clock menu more-arrow no yes

Filed under:

Shane O’Neill, the hero we didn’t know we needed

Intended as a depth signing, O’Neill has been a consistent starter so far this season.

Shane O’Neill (27) in action during the MLS game between... Photo by Angel Marchini/SOPA Images/LightRocket via Getty Images

I bet you were thinking the same thing when you heard that Toronto FC signed Shane O’Neill - “Who’s Shane O’Neill?” I’m not going to delve into O’Neill’s playing history too much, as Waking the Red’s Andre Schaffner did an excellent job of doing so in this article, Toronto FC signs defender Shane O’Neill.

He has moved around a lot, as per his stints in Colorado, Orlando, England, the Netherlands, and even Cyprus - (and yes, it was I Apollon Limassol, the same team that signed Doneil Henry). TFC signed O’Neill as a depth player, not expecting him to slot into the lineup as an everyday starter. He was making $115,000 per year last season for Seattle, which is just above the veteran league minimum in 2021.

So why does Shane O’Neill matter so much to Toronto FC right now? Two words – consistency and versatility. He has played 10 out of 11 matches, and played 854 minutes so far, fifth most on the team. By comparison, Carlos Salcedo has played seven matches and 616 minutes, which is the closest defender to O’Neill’s numbers. For Seattle last year, O’Neill played a total of 1856 minutes, starting 19 games. He’s well on his way to eclipse that mark, as he’s on pace to start 27 games and play 2632 minutes. For a salary that low, it’s a pretty good investment.

So, one of the biggest complaints of the season about Toronto FC has been giving up goals early and often – an average of two goals per game. Admittedly, that is a significant problem, but there is a clear explanation - he has not played with a consistent defensive partner or in a consistent formation since the start of the year.

Let’s take a look at each match:

Game 1: @Dallas – Back 4 (Shaffelburg LB, Salcedo CB, O’Neill CB (subbed on 46’), Marshall-Rutty RB)

Game 2: NYRB – Back 4 (Shaffelburg LB, Salcedo CB, O’Neill CB, Marshall-Rutty RB)

Game 3: @Columbus (Didn’t play – no injury)

Game 4: DCU – Back 3 (O’Neill LB, Salcedo CB, McNaughton RB)

Game 5: NYCFC - Back 3 (O’Neill LB, Salcedo CB, McNaughton RB)

Game 6: @RSL - Back 3 (O’Neill LB, Salcedo CB, McNaughton RB)

Game 7: PHI – CB Back 4 (Mavinga CB, Shaffelburg LB, Chung RB)

Game 8: @NYCFC – (Mavinga LB, Salcedo CB, O’Neill RB)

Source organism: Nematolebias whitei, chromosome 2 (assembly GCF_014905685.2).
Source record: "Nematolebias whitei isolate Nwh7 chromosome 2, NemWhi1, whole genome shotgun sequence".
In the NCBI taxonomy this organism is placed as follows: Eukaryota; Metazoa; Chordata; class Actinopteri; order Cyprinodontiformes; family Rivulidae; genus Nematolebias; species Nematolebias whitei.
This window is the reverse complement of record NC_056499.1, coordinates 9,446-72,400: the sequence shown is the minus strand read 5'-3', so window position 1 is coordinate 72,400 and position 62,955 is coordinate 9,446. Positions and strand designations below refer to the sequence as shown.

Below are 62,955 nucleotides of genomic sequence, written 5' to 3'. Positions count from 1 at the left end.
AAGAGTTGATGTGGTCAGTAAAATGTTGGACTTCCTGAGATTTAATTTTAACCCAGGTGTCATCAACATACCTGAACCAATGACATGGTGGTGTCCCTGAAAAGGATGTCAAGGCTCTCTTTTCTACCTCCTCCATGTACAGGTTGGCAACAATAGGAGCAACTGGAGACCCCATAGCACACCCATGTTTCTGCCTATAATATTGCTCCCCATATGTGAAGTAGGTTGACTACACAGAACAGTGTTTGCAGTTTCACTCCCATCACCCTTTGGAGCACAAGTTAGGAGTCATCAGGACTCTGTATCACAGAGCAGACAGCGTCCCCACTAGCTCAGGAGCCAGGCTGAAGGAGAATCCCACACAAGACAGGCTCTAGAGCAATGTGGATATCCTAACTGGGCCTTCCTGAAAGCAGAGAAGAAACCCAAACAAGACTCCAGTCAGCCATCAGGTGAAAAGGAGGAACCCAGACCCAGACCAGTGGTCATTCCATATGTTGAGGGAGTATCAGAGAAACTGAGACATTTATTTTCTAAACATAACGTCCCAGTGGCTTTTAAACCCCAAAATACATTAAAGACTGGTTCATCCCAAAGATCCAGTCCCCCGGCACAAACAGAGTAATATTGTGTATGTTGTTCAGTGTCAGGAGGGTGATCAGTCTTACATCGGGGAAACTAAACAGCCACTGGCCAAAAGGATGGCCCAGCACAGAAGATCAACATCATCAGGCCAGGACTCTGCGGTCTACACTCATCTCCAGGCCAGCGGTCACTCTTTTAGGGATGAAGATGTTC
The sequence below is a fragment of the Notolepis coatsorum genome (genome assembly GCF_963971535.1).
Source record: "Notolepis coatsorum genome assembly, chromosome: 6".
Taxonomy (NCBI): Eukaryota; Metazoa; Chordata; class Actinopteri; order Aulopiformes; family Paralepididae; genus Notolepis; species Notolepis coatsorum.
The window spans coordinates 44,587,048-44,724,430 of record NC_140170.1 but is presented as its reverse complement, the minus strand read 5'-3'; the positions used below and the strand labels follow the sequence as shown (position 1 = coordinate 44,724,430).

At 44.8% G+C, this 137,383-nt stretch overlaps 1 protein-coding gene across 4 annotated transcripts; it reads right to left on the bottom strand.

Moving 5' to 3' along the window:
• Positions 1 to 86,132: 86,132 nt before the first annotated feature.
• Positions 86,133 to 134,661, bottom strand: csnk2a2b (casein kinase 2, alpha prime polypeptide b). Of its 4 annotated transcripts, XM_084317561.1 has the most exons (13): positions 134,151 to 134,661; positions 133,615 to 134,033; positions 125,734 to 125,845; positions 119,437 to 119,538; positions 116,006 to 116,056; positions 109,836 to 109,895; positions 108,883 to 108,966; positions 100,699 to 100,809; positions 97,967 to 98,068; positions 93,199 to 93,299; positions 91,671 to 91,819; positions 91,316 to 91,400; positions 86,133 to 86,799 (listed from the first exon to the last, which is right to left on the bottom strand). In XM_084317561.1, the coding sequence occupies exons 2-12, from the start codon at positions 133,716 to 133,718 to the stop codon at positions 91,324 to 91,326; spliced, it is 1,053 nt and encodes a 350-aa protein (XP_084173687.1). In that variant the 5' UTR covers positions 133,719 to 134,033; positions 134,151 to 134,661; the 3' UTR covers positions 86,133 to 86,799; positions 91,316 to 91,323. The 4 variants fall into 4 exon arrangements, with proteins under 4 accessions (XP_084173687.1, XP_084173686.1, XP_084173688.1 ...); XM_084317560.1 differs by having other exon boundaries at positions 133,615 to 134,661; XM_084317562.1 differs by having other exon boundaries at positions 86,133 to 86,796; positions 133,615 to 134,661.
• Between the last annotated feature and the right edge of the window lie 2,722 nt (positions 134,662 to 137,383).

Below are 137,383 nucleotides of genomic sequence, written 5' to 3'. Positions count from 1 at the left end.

Game 9: Cincinnati – Back 3 (Mavinga LB, Salcedo CB, O’Neill RB)

Game 10: @Cincinnati – Back 3 (O’Neill LB, MacNaughton CB, Chung RB)

Game 11: @VAN –Back 4 (Petrasso LB, O’Neill (subbed off in 89’), MacNaughton CB, Chung RB)

O’Neill has been the most consistent defender for TFC. He’s played in two different formations, four different positions, and with seven different defenders in 10 matches so far this year. His ability to be placed into these situations indicates his value to Toronto FC. It is extremely difficult to play with teammates that he has not spent a lot of time developing a level of comfort. With this inconsistency in the lineups, O’Neill has done an admirable job.

O’Neill’s value is hard to measure with some of the intangibles he brings to the team. He has played over 100 professional matches and can offer some guidance for young players. The incredible turnover at the club this year has necessitated the need for some experience on the pitch, especially in the back line. Bob Bradley has demanded several young players to play out of a familiar position, and having O’Neill as support these players has been invaluable so far this season. Toronto FC is the second youngest squad in MLS with the average age of 23.68 years old (credit to @JonathanSigal for the number). We’ve seen the issues with defending, so we’ll not dwell on the details. However, it’s important to note that O’Neill is working with one of the youngest teams in the league.

While Shane O’Neill has not been making headlines or scoring goals, that’s not the role of a central defender. I’m not going to argue that he’s been an outstanding defender either – but that’s not the point. He’s been consistent and available for selection for almost every match, which is exceeding expectations for a depth signing. With more opportunities to develop chemistry with his teammates, O’Neill can only help to improve the fortunes of TFC’s back line. Bob Bradley should be commended for finding O’Neill, as he’s been a great addition to Toronto FC.